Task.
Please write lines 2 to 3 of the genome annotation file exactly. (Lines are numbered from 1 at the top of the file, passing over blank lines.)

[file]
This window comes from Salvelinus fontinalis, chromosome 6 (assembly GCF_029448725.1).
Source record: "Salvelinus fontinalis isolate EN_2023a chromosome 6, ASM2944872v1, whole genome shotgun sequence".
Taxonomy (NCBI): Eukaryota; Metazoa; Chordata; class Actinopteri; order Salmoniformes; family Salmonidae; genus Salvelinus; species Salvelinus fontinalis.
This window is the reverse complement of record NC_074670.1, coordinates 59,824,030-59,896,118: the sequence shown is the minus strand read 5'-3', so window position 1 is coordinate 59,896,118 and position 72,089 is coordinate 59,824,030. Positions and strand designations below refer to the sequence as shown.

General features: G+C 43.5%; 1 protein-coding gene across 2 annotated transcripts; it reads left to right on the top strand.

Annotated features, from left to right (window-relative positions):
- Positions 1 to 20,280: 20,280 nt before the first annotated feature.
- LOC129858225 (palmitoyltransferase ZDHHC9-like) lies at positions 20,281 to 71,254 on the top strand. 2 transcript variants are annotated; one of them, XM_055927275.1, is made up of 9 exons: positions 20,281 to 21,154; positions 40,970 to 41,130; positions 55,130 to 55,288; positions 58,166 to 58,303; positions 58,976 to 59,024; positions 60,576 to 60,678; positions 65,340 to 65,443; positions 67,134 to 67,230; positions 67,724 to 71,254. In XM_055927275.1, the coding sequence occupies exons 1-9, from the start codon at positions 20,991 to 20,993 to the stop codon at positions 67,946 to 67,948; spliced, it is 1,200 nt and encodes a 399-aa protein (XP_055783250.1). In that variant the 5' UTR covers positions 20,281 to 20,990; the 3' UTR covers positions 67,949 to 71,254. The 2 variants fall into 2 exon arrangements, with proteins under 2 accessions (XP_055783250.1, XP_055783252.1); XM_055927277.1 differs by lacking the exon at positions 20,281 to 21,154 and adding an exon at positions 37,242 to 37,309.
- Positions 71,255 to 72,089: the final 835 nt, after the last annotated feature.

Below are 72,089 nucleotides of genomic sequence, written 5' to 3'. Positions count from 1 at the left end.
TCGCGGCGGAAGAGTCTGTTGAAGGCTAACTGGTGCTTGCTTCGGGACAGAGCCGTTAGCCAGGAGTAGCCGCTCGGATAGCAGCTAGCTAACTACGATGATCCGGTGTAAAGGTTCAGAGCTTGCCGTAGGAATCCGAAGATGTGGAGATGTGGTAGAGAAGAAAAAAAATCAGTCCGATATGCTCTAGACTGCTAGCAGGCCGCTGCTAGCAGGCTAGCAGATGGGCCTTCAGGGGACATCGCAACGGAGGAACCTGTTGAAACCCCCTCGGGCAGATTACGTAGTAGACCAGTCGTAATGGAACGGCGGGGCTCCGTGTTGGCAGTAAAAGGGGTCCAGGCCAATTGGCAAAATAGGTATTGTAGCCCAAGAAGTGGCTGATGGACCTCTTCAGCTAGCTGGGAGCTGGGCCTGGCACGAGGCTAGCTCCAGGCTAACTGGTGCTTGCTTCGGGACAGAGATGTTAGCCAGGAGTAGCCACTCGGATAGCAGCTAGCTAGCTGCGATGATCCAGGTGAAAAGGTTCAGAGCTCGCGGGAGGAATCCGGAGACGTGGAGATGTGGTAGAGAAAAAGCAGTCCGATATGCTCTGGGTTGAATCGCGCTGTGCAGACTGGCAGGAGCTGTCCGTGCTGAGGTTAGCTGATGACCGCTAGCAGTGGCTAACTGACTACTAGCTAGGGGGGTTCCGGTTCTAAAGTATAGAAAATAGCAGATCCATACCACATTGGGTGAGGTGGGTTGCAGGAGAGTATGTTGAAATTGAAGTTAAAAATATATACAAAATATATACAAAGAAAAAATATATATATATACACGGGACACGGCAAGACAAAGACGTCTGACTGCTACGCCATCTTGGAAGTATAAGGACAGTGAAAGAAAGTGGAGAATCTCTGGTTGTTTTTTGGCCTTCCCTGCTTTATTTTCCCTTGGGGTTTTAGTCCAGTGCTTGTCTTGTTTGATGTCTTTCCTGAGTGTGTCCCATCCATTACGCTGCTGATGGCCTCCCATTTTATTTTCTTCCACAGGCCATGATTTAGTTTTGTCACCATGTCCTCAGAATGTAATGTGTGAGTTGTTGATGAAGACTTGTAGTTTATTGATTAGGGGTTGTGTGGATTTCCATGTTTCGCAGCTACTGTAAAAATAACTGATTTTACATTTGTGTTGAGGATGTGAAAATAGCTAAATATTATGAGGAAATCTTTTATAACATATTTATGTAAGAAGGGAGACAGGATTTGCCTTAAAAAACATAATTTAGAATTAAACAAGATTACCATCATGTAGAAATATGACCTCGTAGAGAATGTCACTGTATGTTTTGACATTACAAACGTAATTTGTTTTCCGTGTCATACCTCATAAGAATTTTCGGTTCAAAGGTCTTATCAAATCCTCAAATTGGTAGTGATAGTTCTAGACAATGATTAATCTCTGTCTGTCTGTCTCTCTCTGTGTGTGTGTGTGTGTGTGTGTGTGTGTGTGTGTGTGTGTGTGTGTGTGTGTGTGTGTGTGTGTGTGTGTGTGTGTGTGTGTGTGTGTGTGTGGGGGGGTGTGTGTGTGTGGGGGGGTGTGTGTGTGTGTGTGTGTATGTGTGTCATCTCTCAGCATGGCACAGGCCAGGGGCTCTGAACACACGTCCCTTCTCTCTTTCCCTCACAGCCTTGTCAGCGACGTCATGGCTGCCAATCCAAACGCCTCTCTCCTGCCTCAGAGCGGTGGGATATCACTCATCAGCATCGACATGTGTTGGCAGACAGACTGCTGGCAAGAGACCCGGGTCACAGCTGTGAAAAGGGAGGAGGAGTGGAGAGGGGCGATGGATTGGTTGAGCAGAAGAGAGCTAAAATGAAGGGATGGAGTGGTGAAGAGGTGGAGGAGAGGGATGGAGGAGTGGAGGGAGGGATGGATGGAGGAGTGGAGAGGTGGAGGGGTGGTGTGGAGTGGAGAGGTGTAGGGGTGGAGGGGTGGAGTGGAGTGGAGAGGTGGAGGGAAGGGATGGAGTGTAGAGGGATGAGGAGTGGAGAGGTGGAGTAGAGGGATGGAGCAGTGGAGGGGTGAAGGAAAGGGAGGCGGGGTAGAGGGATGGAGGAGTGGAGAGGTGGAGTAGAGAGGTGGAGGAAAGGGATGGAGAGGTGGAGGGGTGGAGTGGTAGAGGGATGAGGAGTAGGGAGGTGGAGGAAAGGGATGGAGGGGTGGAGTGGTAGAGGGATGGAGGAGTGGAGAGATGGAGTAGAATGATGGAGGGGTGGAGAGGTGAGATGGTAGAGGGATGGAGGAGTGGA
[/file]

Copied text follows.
Source record: "Salvelinus fontinalis isolate EN_2023a chromosome 6, ASM2944872v1, whole genome shotgun sequence".
Taxonomy (NCBI): Eukaryota; Metazoa; Chordata; class Actinopteri; order Salmoniformes; family Salmonidae; genus Salvelinus; species Salvelinus fontinalis.